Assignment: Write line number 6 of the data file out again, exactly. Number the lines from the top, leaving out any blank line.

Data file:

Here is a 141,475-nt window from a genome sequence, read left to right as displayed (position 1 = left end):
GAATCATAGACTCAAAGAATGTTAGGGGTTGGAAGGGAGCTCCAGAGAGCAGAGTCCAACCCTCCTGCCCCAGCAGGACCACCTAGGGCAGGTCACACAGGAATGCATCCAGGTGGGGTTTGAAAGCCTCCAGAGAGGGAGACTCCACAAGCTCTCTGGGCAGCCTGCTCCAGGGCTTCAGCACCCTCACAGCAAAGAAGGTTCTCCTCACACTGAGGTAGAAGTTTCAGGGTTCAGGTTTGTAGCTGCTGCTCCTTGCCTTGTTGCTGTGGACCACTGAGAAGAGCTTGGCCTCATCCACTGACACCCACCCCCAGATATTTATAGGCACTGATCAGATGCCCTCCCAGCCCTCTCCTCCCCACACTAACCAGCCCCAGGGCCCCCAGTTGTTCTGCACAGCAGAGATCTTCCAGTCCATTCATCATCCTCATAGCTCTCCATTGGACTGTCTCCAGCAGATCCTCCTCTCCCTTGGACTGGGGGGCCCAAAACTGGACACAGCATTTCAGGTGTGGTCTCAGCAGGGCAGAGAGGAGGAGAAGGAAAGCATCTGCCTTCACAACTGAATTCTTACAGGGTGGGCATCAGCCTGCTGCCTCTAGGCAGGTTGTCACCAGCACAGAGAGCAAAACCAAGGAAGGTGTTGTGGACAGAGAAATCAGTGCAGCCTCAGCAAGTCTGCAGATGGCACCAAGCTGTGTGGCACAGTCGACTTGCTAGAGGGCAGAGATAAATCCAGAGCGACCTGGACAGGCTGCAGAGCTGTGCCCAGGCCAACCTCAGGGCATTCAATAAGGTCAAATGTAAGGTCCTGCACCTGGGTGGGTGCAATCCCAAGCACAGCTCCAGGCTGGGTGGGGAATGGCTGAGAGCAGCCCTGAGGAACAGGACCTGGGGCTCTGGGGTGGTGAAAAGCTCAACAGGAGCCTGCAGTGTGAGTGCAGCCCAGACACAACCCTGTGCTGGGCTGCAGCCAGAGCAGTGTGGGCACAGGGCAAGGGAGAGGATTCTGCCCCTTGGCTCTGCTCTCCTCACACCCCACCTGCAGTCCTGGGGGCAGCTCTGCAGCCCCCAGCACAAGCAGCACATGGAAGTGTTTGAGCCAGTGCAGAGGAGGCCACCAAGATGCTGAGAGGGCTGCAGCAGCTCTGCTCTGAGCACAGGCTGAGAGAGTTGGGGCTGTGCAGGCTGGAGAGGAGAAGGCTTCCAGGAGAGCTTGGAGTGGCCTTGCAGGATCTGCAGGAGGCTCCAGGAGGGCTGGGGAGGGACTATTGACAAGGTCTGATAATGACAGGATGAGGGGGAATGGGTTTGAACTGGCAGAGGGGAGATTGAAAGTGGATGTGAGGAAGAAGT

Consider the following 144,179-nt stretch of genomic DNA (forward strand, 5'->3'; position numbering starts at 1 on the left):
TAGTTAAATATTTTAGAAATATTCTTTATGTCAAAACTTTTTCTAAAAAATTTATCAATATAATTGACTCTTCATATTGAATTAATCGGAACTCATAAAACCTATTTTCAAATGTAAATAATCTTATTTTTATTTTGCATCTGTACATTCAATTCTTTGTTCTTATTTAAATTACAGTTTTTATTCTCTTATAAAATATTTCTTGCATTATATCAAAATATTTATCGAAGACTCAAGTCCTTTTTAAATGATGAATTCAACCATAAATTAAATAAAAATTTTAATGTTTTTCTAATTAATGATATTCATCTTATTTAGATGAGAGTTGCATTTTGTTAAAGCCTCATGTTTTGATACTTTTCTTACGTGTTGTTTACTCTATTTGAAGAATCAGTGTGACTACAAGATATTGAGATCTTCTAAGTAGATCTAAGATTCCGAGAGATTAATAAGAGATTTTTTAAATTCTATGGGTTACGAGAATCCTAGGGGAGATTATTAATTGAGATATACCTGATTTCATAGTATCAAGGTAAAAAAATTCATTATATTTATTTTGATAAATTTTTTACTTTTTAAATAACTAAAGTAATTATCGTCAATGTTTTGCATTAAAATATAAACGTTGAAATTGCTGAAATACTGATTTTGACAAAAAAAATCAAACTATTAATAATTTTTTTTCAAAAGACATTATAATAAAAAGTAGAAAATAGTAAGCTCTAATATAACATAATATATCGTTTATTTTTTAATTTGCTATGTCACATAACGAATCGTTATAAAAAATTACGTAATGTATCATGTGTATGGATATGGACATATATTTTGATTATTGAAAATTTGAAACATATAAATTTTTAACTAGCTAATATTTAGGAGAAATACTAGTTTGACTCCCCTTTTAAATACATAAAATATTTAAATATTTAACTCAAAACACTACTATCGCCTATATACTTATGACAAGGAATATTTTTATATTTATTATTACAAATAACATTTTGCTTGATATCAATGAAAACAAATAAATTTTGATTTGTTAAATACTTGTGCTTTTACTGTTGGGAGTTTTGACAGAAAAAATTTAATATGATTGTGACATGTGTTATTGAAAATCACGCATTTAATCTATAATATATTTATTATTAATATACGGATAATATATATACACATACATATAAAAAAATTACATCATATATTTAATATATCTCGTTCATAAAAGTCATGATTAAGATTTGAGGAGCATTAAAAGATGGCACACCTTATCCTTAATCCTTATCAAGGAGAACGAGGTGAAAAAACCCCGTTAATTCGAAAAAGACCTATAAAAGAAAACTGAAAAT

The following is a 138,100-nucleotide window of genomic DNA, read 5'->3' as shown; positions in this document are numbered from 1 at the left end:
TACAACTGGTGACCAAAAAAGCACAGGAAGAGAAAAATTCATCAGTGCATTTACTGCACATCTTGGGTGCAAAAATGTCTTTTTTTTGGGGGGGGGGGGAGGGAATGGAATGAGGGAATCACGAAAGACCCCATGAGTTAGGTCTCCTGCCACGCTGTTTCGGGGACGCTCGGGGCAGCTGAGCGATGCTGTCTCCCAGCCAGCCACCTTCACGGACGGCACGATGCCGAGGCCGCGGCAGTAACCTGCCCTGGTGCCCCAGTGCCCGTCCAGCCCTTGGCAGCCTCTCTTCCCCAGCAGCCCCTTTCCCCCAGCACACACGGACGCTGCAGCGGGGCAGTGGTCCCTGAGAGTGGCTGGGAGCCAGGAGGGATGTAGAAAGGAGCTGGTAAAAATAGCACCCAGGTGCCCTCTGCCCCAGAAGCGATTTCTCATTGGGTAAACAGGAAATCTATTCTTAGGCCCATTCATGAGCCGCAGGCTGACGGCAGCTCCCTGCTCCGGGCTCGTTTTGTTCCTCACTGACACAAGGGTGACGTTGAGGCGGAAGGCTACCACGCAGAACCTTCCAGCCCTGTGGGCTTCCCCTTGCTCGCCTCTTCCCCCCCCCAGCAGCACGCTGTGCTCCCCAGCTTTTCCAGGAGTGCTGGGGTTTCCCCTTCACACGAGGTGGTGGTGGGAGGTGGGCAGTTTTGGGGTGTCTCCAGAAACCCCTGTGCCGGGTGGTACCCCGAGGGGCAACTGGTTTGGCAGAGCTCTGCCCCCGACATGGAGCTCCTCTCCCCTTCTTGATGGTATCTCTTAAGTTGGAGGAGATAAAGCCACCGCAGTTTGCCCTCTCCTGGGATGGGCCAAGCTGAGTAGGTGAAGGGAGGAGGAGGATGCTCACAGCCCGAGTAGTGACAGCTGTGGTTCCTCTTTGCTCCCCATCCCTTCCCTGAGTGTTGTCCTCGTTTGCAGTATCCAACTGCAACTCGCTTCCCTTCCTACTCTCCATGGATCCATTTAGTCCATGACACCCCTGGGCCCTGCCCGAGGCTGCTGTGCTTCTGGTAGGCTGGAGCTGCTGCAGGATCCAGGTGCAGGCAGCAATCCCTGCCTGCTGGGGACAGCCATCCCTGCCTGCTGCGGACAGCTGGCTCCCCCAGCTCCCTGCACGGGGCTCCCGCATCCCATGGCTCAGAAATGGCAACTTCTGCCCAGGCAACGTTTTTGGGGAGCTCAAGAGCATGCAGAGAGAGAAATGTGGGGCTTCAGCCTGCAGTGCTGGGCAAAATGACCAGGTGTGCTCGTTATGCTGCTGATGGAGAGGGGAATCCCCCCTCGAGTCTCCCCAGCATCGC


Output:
TACAACTGGTGACCAAAAAAGCACAGGAAGAGAAAAATTCATCAGTGCATTTACTGCACATCTTGGGTGCAAAAATGTCTTTTTTTTGGGGGGGGGGGGAGGGAATGGAATGAGGGAATCACGAAAGACCCCATGAGTTAGGTCTCCTGCCACGCTGTTTCGGGGACGCTCGGGGCAGCTGAGCGATGCTGTCTCCCAGCCAGCCACCTTCACGGACGGCACGATGCCGAGGCCGCGGCAGTAACCTGCCCTGGTGCCCCAGTGCCCGTCCAGCCCTTGGCAGCCTCTCTTCCCCAGCAGCCCCTTTCCCCCAGCACACACGGACGCTGCAGCGGGGCAGTGGTCCCTGAGAGTGGCTGGGAGCCAGGAGGGATGTAGAAAGGAGCTGGTAAAAATAGCACCCAGGTGCCCTCTGCCCCAGAAGCGATTTCTCATTGGGTAAACAGGAAATCTATTCTTAGGCCCATTCATGAGCCGCAGGCTGACGGCAGCTCCCTGCTCCGGGCTCGTTTTGTTCCTCACTGACACAAGGGTGACGTTGAGGCGGAAGGCTACCACGCAGAACCTTCCAGCCCTGTGGGCTTCCCCTTGCTCGCCTCTTCCCCCCCCCAGCAGCACGCTGTGCTCCCCAGCTTTTCCAGGAGTGCTGGGGTTTCCCCTTCACACGAGGTGGTGGTGGGAGGTGGGCAGTTTTGGGGTGTCTCCAGAAACCCCTGTGCCGGGTGGTACCCCGAGGGGCAACTGGTTTGGCAGAGCTCTGCCCCCGACATGGAGCTCCTCTCCCCTTCTTGATGGTATCTCTTAAGTTGGAGGAGATAAAGCCACCGCAGTTTGCCCTCTCCTGGGATGGGCCAAGCTGAGTAGGTGAAGGGAGGAGGAGGATGCTCACAGCCCGAGTAGTGACAGCTGTGGTTCCTCTTTGCTCCCCATCCCTTCCCTGAGTGTTGTCCTCGTTTGCAGTATCCAACTGCAACTCGCTTCCCTTCCTACTCTCCATGGATCCATTTAGTCCATGACACCCCTGGGCCCTGCCCGAGGCTGCTGTGCTTCTGGTAGGCTGGAGCTGCTGCAGGATCCAGGTGCAGGCAGCAATCCCTGCCTGCTGGGGACAGCCATCCCTGCCTGCTGCGGACAGCTGGCTCCCCCAGCTCCCTGCACGGGGCTCCCGCATCCCATGGCTCAGAAATGGCAACTTCTGCCCAGGCAACGTTTTTGGGGAGCTCAAGAGCATGCAGAGAGAGAAATGTGGGGCTTCAGCCTGCAGTGCTGGGCAAAATGACCAGGTGTGCTCGTTATGCTGCTGATGGAGAGGGGAATCCCCCCTCGAGTCTCCCCAGCATCGC